Wednesday, 24 June 2015

Healthy waterway report Joshua miller

Christchurch Waterways

Fresh waterways in Christchurch include rivers, streams, wetlands, lakes and more. Man-made waterways include stormwater systems, piped systems, water races, artificial drains and some others. When it rains, if it goes on to concrete it falls into the gutters, then flows into the drains, then the river, then the ocean.


A habitat is a home for animals and insects to live, and it makes shelter and shade and provides food to eat. An ideal shelter for a fish is under sticks lying around for shelter. Most of our rivers and creeks are polluted because people are littering making our waterways unhealthy. We need to stop - this is where they live and they may get stuck and die.

Everything in a habitat is connected

Crayfish relies on the common bully because the freshwater crayfish eats the bully. The eel (tuna) relies on the freshwater crayfish because he eats him, and if he wasn't there the eel would have no more food, than the eel would die. The eel and the duck connect because they both like shade. The bully and the mayfly connect because the bully eats the mayfly. The mayfly likes fast flowing water. Everything is connected to something else in some way, so we need to look after all of it.

Healthy or Unhealthy?


You would find macroinvertebrates in healthy water, but in unhealthy water, there would only be snails and worms or you may find nothing, because the water may be too warm. Why? Because macroinvertebrates like water that is 15 degrees or under.

Water temperature

The water temperature depends if the water is murky. If it is it would likely be 20 degrees celsius and over and if the water was clear it would probably be 15 degrees celsius or under.


Algae is a tiny plant that lives in the water. They create a slimy layer on the surface of rocks. Algae can be good or bad. If there is a big thick mat it is unhealthy, but if there a small thin layer it is good.


A variety of depths and flow rates provide a greater range of habitat types. Deep pools make good fish spawning areas. Rapids and riffles help oxygenate the water and make good habitats for invertebrates.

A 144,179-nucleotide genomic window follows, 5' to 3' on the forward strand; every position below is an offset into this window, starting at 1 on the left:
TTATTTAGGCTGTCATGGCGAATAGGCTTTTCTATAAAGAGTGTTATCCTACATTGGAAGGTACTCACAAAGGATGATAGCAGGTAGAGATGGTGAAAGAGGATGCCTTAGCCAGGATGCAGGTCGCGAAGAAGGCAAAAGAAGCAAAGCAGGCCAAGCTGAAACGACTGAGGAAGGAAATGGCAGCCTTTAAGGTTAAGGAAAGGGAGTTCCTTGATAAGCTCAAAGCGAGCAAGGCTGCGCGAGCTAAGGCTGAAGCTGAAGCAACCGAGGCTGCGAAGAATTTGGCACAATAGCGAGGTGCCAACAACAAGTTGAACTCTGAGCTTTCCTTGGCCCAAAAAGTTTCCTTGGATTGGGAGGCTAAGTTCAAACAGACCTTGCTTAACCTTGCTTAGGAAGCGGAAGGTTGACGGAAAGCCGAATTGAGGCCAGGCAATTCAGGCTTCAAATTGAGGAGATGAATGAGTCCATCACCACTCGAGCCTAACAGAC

Submerged plants

Underwater plants are a vital part of the freshwater environment. They provide food and habitat for fish to live and breed and hide from predators. They also play an important role in keeping waterways clean and healthy.


Erosion is when dirt or sediment falls into our rivers

and creeks, lakes and more, making waterways unhealthy.


Our class visited many waterways in Christchurch including Dudley creek, the stormwater drain behind our school and the Styx river. We used an “In-stream and Riparian Habitat Survey” to visually test the ecosystem. We also fished out macroinvertebrates using a technical retrieval device, also known as a sieve on a stick. We also tested how clean the water was by using turbidity tube. A turbidity tube is a long ttube that you fill with water and there is a disc in it. If you can see the disc into the end it is clean but if you can see very close it is bad, unclear and unhealthy water.


The stormwater drain behind Waimairi school is unhealthy. This is because there is no shade over the waterway. If there were trees and shrubs it would be colder but there are no trees and shrubs so macroinvertebrates will not live there.  

75% of the stormwater drain has hardly any stones. This is bad because it has no hiding spots for macroinvertebrates and they can't breed.

As well as this the sides are very unstable over the waterway, and half of the waterway is eroding or breaking. This is because there are no tree roots holding the bank together.

The stream also flows straight and at one depth with no variety. This is bad because animals like the mayfly like fast flowing water.


Suggested changes

Although there are parts of the waterway ecosystem that are unhealthy, there are many changes we can improve its health.

  • plant trees and shrubs to give the waterway shade. And hold the bank together.

  • Replace the dirt and put stones in so macroinvertebrates can hide and breed.

Why these changes are important  

These changes are important so we can swim and play in

our waterways. No one wants to swim in a polluted river, and a lot of macroinvertebrates and fish and ducks will love making it a great place to be, like fish will search for macroinvertebrates. A lot of people will visit the stormwater drains like classes and other locals we see it daily because it is by a main footpath.

It is also important to look after our rivers because we want to respect kaitiakitanga. Kaitiakitanga is a Maori cultural value that means to protect and care for our land and water. We want people to be able to love our rivers in future so we need to keep them healthy.

1 comment:

  1. Gosh, what a lot of hard work and thinking has gone into this report Josh. You have learnt a lot this term. And what a stunning piece of writing (with a graph no less!) to sum up your learning. Great job.